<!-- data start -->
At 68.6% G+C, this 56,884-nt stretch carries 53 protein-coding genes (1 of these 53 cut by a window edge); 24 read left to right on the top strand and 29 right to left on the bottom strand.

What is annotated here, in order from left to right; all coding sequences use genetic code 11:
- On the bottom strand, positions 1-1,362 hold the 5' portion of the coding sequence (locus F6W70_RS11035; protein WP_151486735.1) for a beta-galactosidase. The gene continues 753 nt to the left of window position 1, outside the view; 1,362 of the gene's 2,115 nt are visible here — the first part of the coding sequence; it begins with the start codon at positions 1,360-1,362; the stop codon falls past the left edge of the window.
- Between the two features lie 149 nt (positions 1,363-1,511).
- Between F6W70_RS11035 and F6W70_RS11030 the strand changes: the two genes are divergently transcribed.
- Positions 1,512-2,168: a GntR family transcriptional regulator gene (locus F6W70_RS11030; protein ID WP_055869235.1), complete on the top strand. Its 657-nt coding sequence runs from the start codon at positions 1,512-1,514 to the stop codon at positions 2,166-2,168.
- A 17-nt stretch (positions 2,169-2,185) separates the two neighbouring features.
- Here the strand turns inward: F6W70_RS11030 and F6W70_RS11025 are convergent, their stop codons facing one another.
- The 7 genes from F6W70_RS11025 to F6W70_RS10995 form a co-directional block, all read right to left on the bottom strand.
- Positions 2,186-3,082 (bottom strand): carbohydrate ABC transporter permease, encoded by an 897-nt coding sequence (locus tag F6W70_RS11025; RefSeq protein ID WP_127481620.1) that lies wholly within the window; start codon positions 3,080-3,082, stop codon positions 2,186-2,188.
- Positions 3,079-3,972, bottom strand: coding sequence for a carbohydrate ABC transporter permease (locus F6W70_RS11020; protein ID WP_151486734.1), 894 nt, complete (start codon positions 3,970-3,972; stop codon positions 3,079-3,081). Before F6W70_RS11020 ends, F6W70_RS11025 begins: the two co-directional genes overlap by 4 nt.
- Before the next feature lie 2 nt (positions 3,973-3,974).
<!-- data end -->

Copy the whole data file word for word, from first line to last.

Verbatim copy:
At 68.6% G+C, this 56,884-nt stretch carries 53 protein-coding genes (1 of these 53 cut by a window edge); 24 read left to right on the top strand and 29 right to left on the bottom strand.

What is annotated here, in order from left to right; all coding sequences use genetic code 11:
- On the bottom strand, positions 1-1,362 hold the 5' portion of the coding sequence (locus F6W70_RS11035; protein WP_151486735.1) for a beta-galactosidase. The gene continues 753 nt to the left of window position 1, outside the view; 1,362 of the gene's 2,115 nt are visible here — the first part of the coding sequence; it begins with the start codon at positions 1,360-1,362; the stop codon falls past the left edge of the window.
- Between the two features lie 149 nt (positions 1,363-1,511).
- Between F6W70_RS11035 and F6W70_RS11030 the strand changes: the two genes are divergently transcribed.
- Positions 1,512-2,168: a GntR family transcriptional regulator gene (locus F6W70_RS11030; protein ID WP_055869235.1), complete on the top strand. Its 657-nt coding sequence runs from the start codon at positions 1,512-1,514 to the stop codon at positions 2,166-2,168.
- A 17-nt stretch (positions 2,169-2,185) separates the two neighbouring features.
- Here the strand turns inward: F6W70_RS11030 and F6W70_RS11025 are convergent, their stop codons facing one another.
- The 7 genes from F6W70_RS11025 to F6W70_RS10995 form a co-directional block, all read right to left on the bottom strand.
- Positions 2,186-3,082 (bottom strand): carbohydrate ABC transporter permease, encoded by an 897-nt coding sequence (locus tag F6W70_RS11025; RefSeq protein ID WP_127481620.1) that lies wholly within the window; start codon positions 3,080-3,082, stop codon positions 2,186-2,188.
- Positions 3,079-3,972, bottom strand: coding sequence for a carbohydrate ABC transporter permease (locus F6W70_RS11020; protein ID WP_151486734.1), 894 nt, complete (start codon positions 3,970-3,972; stop codon positions 3,079-3,081). Before F6W70_RS11020 ends, F6W70_RS11025 begins: the two co-directional genes overlap by 4 nt.
- Before the next feature lie 2 nt (positions 3,973-3,974).